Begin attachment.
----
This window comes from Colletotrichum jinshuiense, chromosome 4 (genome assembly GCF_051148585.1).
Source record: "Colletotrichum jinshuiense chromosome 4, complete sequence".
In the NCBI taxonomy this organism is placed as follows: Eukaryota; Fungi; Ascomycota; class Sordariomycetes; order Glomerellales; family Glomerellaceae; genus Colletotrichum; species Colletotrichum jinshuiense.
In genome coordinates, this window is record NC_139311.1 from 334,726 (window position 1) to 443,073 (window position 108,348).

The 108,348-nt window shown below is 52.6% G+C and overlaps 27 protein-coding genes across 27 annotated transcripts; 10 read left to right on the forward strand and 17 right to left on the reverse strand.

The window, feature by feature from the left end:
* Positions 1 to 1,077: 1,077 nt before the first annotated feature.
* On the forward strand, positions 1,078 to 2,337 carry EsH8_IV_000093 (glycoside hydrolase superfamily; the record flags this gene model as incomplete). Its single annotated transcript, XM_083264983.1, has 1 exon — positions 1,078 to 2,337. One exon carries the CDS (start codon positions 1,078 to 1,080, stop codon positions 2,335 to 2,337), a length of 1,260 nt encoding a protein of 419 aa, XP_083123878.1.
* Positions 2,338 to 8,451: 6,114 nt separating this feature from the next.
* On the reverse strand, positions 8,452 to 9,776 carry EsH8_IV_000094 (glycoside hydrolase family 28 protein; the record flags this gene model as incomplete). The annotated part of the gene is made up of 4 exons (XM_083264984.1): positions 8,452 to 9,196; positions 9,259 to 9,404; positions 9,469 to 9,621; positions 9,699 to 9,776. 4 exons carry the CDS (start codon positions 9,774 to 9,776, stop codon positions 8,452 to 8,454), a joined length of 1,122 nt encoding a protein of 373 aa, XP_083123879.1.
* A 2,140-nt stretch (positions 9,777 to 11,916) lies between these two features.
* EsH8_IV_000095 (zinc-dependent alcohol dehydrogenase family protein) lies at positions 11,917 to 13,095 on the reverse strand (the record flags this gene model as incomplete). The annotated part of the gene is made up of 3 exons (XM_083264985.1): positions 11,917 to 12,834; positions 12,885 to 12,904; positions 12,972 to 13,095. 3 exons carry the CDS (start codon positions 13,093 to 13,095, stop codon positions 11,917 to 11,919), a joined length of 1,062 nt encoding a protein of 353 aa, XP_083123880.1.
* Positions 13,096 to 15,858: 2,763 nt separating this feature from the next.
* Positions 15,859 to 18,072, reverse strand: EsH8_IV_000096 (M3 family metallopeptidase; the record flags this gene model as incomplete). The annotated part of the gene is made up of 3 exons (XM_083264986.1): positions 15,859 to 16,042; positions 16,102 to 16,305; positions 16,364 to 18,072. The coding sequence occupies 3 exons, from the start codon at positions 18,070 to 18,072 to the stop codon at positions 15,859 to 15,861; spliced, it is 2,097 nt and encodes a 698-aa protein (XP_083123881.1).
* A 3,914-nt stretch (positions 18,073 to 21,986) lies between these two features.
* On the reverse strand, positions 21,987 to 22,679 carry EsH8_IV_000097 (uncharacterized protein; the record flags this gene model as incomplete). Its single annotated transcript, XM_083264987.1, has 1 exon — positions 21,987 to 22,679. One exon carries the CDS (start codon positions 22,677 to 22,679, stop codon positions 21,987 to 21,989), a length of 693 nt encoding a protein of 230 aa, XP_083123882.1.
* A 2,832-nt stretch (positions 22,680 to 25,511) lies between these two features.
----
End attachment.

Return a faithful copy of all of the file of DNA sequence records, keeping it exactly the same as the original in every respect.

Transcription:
This window comes from Colletotrichum jinshuiense, chromosome 4 (genome assembly GCF_051148585.1).
Source record: "Colletotrichum jinshuiense chromosome 4, complete sequence".
In the NCBI taxonomy this organism is placed as follows: Eukaryota; Fungi; Ascomycota; class Sordariomycetes; order Glomerellales; family Glomerellaceae; genus Colletotrichum; species Colletotrichum jinshuiense.
In genome coordinates, this window is record NC_139311.1 from 334,726 (window position 1) to 443,073 (window position 108,348).

The 108,348-nt window shown below is 52.6% G+C and overlaps 27 protein-coding genes across 27 annotated transcripts; 10 read left to right on the forward strand and 17 right to left on the reverse strand.

The window, feature by feature from the left end:
* Positions 1 to 1,077: 1,077 nt before the first annotated feature.
* On the forward strand, positions 1,078 to 2,337 carry EsH8_IV_000093 (glycoside hydrolase superfamily; the record flags this gene model as incomplete). Its single annotated transcript, XM_083264983.1, has 1 exon — positions 1,078 to 2,337. One exon carries the CDS (start codon positions 1,078 to 1,080, stop codon positions 2,335 to 2,337), a length of 1,260 nt encoding a protein of 419 aa, XP_083123878.1.
* Positions 2,338 to 8,451: 6,114 nt separating this feature from the next.
* On the reverse strand, positions 8,452 to 9,776 carry EsH8_IV_000094 (glycoside hydrolase family 28 protein; the record flags this gene model as incomplete). The annotated part of the gene is made up of 4 exons (XM_083264984.1): positions 8,452 to 9,196; positions 9,259 to 9,404; positions 9,469 to 9,621; positions 9,699 to 9,776. 4 exons carry the CDS (start codon positions 9,774 to 9,776, stop codon positions 8,452 to 8,454), a joined length of 1,122 nt encoding a protein of 373 aa, XP_083123879.1.
* A 2,140-nt stretch (positions 9,777 to 11,916) lies between these two features.
* EsH8_IV_000095 (zinc-dependent alcohol dehydrogenase family protein) lies at positions 11,917 to 13,095 on the reverse strand (the record flags this gene model as incomplete). The annotated part of the gene is made up of 3 exons (XM_083264985.1): positions 11,917 to 12,834; positions 12,885 to 12,904; positions 12,972 to 13,095. 3 exons carry the CDS (start codon positions 13,093 to 13,095, stop codon positions 11,917 to 11,919), a joined length of 1,062 nt encoding a protein of 353 aa, XP_083123880.1.
* Positions 13,096 to 15,858: 2,763 nt separating this feature from the next.
* Positions 15,859 to 18,072, reverse strand: EsH8_IV_000096 (M3 family metallopeptidase; the record flags this gene model as incomplete). The annotated part of the gene is made up of 3 exons (XM_083264986.1): positions 15,859 to 16,042; positions 16,102 to 16,305; positions 16,364 to 18,072. The coding sequence occupies 3 exons, from the start codon at positions 18,070 to 18,072 to the stop codon at positions 15,859 to 15,861; spliced, it is 2,097 nt and encodes a 698-aa protein (XP_083123881.1).
* A 3,914-nt stretch (positions 18,073 to 21,986) lies between these two features.
* On the reverse strand, positions 21,987 to 22,679 carry EsH8_IV_000097 (uncharacterized protein; the record flags this gene model as incomplete). Its single annotated transcript, XM_083264987.1, has 1 exon — positions 21,987 to 22,679. One exon carries the CDS (start codon positions 22,677 to 22,679, stop codon positions 21,987 to 21,989), a length of 693 nt encoding a protein of 230 aa, XP_083123882.1.
* A 2,832-nt stretch (positions 22,680 to 25,511) lies between these two features.